The meaning "utter confusion" (c. 1600) is an extended sense from theological use of chaos in the Vulgate version of "Genesis" (1530s in English) for "the void at the beginning of creation, the confused, formless, elementary state of the universe." The Greek for "disorder" was tarakhē, but the use of chaos here was rooted in Hesiod ("Theogony"), who describes khaos as the primeval emptiness of the Universe, and in Ovid ("Metamorphoses"), who opposes Khaos to Kosmos, "the ordered Universe." Sometimes it was personified as a god, begetter of Erebus and Nyx ("Night").

Meaning "orderless confusion" in human affairs is from c. 1600. Chaos theory in the modern mathematical sense is attested from c. 1977.

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higgledy-piggledy 

"confusedly, hurriedly," 1590s, a "vocal gesture" [OED] probably formed from pig and the animal's suggestions of mess and disorder. Reduplications in the h-/p- pattern are common (as in hanky-panky, hocus-pocus, hinch(y)-pinch(y), an obsolete children's game, attested from c. 1600).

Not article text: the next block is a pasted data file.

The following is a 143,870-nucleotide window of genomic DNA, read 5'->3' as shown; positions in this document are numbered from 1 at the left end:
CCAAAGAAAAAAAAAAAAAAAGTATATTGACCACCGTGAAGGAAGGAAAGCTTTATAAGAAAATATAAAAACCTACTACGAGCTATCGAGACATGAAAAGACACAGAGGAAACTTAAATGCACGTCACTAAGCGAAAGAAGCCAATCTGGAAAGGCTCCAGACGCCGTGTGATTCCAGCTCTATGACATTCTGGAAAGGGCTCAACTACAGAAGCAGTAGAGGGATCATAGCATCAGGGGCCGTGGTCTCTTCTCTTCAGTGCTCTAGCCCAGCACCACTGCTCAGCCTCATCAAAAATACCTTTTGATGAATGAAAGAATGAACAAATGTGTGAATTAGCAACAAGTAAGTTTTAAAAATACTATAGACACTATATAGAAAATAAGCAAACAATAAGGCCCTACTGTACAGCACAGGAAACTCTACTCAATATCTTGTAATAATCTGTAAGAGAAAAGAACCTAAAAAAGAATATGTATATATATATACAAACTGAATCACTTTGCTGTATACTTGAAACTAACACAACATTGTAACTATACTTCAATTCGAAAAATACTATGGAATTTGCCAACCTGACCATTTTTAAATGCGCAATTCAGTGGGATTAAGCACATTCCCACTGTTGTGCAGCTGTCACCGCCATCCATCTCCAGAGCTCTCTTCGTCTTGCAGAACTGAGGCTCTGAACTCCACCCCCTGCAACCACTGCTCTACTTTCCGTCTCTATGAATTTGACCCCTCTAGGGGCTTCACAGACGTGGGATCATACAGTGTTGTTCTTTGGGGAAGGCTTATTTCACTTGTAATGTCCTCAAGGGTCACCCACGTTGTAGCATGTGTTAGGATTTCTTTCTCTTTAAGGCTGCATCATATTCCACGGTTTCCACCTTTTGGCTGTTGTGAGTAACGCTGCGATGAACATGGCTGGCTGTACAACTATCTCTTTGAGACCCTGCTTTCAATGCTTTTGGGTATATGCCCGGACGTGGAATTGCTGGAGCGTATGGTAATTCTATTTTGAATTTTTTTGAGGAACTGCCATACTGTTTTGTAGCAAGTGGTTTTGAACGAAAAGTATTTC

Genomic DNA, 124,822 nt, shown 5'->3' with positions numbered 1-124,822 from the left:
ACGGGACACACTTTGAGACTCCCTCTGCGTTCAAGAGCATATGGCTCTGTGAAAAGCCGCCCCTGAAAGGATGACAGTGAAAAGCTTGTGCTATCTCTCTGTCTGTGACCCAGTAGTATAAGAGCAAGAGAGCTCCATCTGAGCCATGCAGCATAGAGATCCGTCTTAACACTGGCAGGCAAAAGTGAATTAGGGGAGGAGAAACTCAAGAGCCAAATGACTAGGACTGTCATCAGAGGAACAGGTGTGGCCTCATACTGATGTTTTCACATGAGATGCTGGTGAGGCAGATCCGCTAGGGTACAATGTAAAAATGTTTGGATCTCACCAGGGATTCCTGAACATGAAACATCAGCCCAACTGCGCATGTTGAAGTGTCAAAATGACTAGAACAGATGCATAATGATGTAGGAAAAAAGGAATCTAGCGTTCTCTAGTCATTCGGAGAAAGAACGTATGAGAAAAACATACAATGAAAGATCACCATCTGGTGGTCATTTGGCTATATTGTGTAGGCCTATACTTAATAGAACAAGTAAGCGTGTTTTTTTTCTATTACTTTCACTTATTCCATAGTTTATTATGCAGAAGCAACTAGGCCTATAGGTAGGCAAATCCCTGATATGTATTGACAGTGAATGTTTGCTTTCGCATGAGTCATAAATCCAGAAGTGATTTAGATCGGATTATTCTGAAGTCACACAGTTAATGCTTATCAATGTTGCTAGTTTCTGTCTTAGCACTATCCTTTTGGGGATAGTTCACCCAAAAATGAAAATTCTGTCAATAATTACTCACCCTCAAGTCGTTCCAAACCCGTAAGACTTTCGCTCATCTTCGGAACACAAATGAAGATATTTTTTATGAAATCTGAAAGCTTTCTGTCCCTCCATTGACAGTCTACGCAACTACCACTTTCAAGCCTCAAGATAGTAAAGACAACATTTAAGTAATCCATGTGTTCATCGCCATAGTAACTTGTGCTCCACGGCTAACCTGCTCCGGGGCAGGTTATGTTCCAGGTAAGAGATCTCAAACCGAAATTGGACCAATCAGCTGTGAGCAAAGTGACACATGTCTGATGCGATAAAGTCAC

Edward Moor, "Suffolk Words and Phrases" (London, 1823), quotes a list of "conceited rhyming words or reduplications" from the 1768 edition of John Ray's "Collection of English Words Not Generally Used," all said to "signify any confusion or mixture;" the list has higgledy-piggledy, hurly-burly, hodge-podge, mingle-mangle, arsy-versy, kim-kam, hub-bub, crawly-mauly, and hab-nab. "To which he might have added," Moor writes, crincum-crankum, crinkle-crankle, flim-flam, fiddle-faddle, gibble-gabble, harum-scarum, helter-skelter, hiccup-suickup, hocus-pocus, hotch-potch, hugger-mugger, humdrum, hum-strum, hurry-scurry, jibber-jabber, prittle-prattle, shilly-shally, tittle-tattle, and topsy-turvy. Many of these date to the 16th century.